Wait until you hear my crazy Baguazhang-Eagle-Dance/Archery theory

I find talking – as in real talking, not discussion forum kind of talking – with other martial artists always inspires some great thoughts. Recently, I was having a chat about some Eagle movements in Xing Yi and my venerable discussion partner noted that they were very similar to the Eagle Dance that Mongolian wrestlers do before a match.

Eagle dance.

My friend noted that the arm positions in the eagle dance are also quite similar to a lot of the arm positions in Baguazhang’s circle walking, like this one:

Baguazhang performed by Master Zhang Hong Mei.

Obviously, the performance is not exactly the same – the eagle dance can have music or a drum beat, but often doesn’t. However, music or not, it does have a rhythm, a beat, which are all things usually lacking in performances of Baguazhang. But Baguazhang does look a bit like a dance. It’s wonderfully twisty, mobile and changeable, but the Mongolian Wrestling dance is so much freer, it’s done with a smile, it’s clearly about having a good time. In contrast, Baguazhang is much more dower and serious. You could almost say it’s as close to dance as you could get if weren’t allowed to actually dance. You’re certainly not supposed to be smiling or showing emotions. I’m going to steal my friend’s hilarious comment about Baguazhang circle walking: “It’s almost like, ‘I want to boogie, but my Confucian culture won’t let me!‘”. 🙂

(As a side note, he also told me a theory about why there is no syncopation in classical Chinese music – it’s because in ‘ancient times’ drums were used to whip up the armies of the various tribes into a kind of pre-battle fighting trance, and when they wanted to unite the Han dynasty, they had to stop the tribes fighting. So, syncopation was removed from the music. I’ve got no proof for this theory, so just take it as an interesting idea, but banning drums it does sound exactly like the sort of thing Confucians would do.)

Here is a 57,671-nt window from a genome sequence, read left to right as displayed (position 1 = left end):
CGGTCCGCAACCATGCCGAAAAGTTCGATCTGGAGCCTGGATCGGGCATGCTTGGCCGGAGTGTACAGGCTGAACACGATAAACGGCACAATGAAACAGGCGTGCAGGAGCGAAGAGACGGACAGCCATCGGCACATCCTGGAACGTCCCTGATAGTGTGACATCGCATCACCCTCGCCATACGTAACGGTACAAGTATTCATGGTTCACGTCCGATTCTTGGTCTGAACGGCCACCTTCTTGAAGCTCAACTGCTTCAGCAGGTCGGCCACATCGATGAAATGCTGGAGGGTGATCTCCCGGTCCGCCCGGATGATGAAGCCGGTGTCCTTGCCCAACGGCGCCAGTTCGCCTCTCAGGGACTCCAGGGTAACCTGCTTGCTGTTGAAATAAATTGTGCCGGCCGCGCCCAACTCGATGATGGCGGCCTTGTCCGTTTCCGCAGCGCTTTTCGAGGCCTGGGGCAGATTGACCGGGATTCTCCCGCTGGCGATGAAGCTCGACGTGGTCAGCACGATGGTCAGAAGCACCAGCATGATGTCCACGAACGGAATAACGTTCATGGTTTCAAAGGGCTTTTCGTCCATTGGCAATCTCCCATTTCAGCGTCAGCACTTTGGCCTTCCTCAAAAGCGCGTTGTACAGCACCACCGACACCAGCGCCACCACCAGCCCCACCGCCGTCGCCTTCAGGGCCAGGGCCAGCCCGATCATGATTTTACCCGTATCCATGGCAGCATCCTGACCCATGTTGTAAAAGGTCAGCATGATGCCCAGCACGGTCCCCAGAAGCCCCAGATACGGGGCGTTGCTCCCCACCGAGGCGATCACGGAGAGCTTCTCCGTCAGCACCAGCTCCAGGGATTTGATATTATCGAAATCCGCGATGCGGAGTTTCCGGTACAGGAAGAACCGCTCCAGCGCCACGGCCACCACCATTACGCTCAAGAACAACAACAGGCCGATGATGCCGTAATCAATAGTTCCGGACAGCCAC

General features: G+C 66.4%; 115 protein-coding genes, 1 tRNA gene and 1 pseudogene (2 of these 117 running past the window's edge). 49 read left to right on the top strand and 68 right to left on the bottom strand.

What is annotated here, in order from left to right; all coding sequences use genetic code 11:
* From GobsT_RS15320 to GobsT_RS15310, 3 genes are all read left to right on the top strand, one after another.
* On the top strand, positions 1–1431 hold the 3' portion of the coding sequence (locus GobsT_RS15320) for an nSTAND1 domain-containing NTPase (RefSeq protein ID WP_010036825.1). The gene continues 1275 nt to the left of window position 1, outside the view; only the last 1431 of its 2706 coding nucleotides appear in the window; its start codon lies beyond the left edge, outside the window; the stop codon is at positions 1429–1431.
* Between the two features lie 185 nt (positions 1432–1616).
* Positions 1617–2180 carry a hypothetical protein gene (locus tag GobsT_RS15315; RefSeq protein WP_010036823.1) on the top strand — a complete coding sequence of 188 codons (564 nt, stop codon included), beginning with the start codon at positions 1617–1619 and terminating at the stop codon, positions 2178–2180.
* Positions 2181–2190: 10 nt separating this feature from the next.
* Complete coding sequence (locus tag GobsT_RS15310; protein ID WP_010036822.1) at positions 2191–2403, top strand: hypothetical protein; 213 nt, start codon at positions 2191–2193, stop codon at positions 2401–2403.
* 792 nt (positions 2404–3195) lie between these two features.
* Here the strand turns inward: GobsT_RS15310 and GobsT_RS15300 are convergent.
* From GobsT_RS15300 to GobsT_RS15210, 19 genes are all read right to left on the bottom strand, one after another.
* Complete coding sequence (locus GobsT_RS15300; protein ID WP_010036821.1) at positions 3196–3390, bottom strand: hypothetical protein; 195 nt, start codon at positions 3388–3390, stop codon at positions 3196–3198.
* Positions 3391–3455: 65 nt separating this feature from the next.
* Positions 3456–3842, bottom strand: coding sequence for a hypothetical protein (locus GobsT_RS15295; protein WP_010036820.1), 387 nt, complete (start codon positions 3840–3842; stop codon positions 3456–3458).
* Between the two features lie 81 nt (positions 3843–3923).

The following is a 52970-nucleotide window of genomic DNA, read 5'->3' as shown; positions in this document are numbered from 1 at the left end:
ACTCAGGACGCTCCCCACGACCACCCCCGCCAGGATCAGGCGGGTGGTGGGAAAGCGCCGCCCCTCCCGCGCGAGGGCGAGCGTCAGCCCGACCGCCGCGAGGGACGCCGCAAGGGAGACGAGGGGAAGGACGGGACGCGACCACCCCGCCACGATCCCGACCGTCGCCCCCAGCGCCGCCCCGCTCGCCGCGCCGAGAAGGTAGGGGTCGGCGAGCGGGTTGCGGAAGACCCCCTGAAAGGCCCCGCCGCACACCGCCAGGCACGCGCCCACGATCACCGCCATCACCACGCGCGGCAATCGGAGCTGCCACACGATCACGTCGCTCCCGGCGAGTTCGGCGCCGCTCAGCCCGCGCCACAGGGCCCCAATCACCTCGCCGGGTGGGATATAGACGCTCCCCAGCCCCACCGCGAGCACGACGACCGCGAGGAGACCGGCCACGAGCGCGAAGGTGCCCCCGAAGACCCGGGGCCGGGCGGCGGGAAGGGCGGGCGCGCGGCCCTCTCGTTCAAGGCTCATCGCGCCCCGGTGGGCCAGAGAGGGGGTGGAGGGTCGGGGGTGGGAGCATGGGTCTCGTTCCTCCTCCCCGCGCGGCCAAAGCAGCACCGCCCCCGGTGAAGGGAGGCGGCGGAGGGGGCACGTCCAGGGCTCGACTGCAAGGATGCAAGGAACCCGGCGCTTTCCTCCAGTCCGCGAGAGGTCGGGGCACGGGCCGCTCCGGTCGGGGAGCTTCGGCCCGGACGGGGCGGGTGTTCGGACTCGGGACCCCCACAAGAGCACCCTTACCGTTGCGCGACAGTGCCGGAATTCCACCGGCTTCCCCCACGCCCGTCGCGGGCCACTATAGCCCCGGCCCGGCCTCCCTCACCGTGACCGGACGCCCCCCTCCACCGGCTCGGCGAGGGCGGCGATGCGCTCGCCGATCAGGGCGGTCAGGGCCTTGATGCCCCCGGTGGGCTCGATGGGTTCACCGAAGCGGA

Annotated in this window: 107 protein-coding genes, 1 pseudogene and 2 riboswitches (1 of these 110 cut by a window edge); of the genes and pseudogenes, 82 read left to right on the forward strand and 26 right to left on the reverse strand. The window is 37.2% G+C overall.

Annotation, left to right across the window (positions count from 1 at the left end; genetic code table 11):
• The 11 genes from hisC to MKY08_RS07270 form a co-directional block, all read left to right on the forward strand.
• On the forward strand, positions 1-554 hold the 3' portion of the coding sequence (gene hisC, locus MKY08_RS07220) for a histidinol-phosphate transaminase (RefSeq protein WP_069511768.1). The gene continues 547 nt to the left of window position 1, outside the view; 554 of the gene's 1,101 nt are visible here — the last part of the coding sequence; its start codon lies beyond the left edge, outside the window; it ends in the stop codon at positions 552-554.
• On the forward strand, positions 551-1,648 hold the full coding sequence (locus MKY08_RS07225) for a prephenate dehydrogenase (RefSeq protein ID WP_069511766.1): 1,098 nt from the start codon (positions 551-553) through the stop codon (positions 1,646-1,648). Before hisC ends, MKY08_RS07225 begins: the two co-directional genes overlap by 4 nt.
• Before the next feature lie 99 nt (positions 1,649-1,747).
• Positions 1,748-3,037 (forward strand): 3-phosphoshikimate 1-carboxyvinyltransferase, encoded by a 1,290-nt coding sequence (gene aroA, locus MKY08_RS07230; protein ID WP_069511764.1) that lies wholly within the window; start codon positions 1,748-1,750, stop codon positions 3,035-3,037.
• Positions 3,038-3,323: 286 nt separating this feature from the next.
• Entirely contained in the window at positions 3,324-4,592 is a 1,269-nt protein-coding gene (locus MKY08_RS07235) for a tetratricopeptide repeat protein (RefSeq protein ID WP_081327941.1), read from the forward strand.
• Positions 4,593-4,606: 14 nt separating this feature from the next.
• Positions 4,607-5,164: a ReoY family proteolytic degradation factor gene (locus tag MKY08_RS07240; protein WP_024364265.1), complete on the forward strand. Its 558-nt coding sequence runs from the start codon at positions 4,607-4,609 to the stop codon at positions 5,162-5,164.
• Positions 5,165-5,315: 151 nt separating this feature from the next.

And that brings me onto my crazy Baguazhang/Mongolian Wresting/Archery theory. Dong Haichuan, the founder of Baguazhang and Yin Fu – his main student, spent 10 years together in Mongolia collecting taxes for Prince Su. This would have been during our Victorian times, so you can get an idea of the time period. Back in China the Dowager Empress Cixi sat on the throne in the Forbidden City.

10 years is a long time, and I find it impossible to believe that, being keen martial artists, that Dong and Yin didn’t have at least some exposure to Mongolian wrestling and/or religious practices, like Eagle dance, and that it could very well be reflected in the content of Baguazhang. I also wonder what all that exposure to a different culture to their own did for them.

Mill stone posture

Let’s look at another popular motif found in Baguazhang, the Mill store posture”.

Baguazhang performed by Master Zhang Hong Mei.

The key feature of the ‘mill stone posture’ is that the upper body and lower body are twisted away from each other in opposite directions as you walk the circle. If you’ve watched a lot of videos of Mongolian martial arts then it might remind you of something…

Another of the “manly arts” of Mongolian culture is horseback archery, which includes the ability to shoot an arrow behind you – the famous Parthian Shot, a horseback archery technique of feining a retreat then turning and shooting behind you 180 degrees once the enemy commit to chasing you.

Parthian Shot

The millstone standing posture of Baguazhang looks (to me) like some sort of training method for the Parthian Shot.